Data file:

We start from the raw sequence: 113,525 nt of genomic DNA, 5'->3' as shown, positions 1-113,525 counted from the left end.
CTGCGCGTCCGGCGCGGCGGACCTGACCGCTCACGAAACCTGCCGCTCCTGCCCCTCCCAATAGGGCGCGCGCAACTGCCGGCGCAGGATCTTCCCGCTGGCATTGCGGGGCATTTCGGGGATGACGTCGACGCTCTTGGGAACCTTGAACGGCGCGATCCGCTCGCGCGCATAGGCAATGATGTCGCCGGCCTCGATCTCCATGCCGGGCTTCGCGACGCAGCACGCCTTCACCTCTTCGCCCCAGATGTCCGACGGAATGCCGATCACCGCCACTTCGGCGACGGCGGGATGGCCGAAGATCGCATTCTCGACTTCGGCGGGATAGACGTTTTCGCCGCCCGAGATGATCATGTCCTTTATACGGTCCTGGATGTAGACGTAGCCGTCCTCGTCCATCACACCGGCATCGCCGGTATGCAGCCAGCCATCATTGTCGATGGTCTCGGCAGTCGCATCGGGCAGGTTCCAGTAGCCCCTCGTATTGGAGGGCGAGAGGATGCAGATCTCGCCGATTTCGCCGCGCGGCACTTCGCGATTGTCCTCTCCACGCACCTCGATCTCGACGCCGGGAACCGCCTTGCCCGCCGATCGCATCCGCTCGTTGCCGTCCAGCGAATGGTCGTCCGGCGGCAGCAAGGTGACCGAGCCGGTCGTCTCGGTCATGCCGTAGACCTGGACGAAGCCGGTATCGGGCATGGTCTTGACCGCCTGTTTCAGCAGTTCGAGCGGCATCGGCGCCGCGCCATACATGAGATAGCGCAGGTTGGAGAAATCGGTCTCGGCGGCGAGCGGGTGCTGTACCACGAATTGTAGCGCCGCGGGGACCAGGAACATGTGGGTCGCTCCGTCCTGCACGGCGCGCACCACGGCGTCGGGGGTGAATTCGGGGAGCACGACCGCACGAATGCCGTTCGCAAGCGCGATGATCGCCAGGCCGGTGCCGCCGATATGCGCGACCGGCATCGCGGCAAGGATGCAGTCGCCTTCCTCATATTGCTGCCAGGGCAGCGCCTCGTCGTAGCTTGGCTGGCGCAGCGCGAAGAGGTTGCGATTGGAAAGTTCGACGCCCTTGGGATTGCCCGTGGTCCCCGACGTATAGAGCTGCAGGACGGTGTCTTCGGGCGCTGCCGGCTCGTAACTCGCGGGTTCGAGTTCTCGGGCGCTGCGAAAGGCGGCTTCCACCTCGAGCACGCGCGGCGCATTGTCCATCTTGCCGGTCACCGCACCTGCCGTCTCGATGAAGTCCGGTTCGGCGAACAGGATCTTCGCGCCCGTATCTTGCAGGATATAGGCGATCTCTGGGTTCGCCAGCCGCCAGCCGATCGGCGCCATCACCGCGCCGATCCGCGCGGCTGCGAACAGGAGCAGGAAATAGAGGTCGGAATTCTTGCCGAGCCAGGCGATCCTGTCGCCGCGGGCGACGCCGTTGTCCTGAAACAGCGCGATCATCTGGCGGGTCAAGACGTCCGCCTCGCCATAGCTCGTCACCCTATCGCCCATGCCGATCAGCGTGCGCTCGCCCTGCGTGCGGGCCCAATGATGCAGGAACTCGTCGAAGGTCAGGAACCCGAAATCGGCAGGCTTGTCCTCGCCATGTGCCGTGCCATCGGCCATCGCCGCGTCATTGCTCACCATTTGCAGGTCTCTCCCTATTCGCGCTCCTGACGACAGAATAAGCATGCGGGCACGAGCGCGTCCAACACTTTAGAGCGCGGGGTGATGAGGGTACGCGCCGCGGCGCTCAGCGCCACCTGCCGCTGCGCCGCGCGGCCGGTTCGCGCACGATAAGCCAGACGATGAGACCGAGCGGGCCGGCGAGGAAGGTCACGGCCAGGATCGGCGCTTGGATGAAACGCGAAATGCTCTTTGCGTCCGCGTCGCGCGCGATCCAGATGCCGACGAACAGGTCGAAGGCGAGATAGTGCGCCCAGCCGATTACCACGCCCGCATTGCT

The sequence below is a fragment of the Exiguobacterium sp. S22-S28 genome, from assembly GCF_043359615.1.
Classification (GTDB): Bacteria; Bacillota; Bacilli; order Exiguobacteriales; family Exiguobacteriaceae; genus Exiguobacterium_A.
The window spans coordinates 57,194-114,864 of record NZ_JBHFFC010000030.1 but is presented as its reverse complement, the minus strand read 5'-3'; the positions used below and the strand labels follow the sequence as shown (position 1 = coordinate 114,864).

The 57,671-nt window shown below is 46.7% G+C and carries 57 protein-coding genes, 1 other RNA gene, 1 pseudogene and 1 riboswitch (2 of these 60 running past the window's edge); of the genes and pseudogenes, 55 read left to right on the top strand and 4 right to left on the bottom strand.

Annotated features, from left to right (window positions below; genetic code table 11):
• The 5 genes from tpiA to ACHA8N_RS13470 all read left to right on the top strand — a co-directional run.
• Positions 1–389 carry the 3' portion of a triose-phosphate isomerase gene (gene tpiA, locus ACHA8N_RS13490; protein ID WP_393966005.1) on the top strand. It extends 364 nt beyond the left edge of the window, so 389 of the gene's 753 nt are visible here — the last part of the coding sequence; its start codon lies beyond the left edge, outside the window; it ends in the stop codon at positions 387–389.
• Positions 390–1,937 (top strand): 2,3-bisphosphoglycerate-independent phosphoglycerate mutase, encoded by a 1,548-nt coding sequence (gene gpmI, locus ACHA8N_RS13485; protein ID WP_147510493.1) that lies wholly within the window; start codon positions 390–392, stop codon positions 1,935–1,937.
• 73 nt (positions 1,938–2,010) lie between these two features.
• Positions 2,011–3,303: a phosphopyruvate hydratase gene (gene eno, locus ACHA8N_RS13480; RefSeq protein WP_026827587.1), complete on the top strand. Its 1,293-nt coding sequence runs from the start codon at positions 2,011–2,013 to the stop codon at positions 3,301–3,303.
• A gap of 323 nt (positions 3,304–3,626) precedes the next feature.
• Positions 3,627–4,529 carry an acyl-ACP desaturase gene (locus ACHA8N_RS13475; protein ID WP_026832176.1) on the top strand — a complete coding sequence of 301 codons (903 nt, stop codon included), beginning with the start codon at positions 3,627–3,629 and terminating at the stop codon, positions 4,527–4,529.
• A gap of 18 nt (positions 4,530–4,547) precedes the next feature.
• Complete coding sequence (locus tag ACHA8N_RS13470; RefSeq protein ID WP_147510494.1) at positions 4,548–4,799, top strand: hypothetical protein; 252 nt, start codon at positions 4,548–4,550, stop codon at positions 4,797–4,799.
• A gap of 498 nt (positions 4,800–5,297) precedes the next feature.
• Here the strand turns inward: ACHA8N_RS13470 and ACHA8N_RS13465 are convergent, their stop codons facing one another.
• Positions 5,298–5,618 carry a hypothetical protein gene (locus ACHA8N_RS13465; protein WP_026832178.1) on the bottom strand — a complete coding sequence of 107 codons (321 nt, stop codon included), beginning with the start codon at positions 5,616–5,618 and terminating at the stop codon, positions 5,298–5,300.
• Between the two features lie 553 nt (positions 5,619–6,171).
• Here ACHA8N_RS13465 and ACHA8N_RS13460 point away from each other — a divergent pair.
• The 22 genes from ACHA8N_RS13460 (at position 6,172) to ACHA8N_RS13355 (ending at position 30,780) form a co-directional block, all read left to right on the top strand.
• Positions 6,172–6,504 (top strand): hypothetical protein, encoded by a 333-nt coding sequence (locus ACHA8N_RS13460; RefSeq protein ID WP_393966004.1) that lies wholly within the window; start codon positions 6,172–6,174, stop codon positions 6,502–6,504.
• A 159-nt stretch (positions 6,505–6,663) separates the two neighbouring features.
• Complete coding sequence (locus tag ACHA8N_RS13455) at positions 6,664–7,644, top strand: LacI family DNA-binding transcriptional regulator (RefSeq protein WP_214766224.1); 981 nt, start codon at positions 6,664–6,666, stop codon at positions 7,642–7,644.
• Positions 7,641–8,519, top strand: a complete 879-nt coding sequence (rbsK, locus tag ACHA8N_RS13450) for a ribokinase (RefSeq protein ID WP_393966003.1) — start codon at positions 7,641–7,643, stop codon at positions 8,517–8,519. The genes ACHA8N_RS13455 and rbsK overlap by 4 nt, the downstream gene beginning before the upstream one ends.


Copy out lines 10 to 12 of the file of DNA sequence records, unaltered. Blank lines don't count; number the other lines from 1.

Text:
• Positions 390–1,937 (top strand): 2,3-bisphosphoglycerate-independent phosphoglycerate mutase, encoded by a 1,548-nt coding sequence (gene gpmI, locus ACHA8N_RS13485; protein ID WP_147510493.1) that lies wholly within the window; start codon positions 390–392, stop codon positions 1,935–1,937.
• 73 nt (positions 1,938–2,010) lie between these two features.
• Positions 2,011–3,303: a phosphopyruvate hydratase gene (gene eno, locus ACHA8N_RS13480; RefSeq protein WP_026827587.1), complete on the top strand. Its 1,293-nt coding sequence runs from the start codon at positions 2,011–2,013 to the stop codon at positions 3,301–3,303.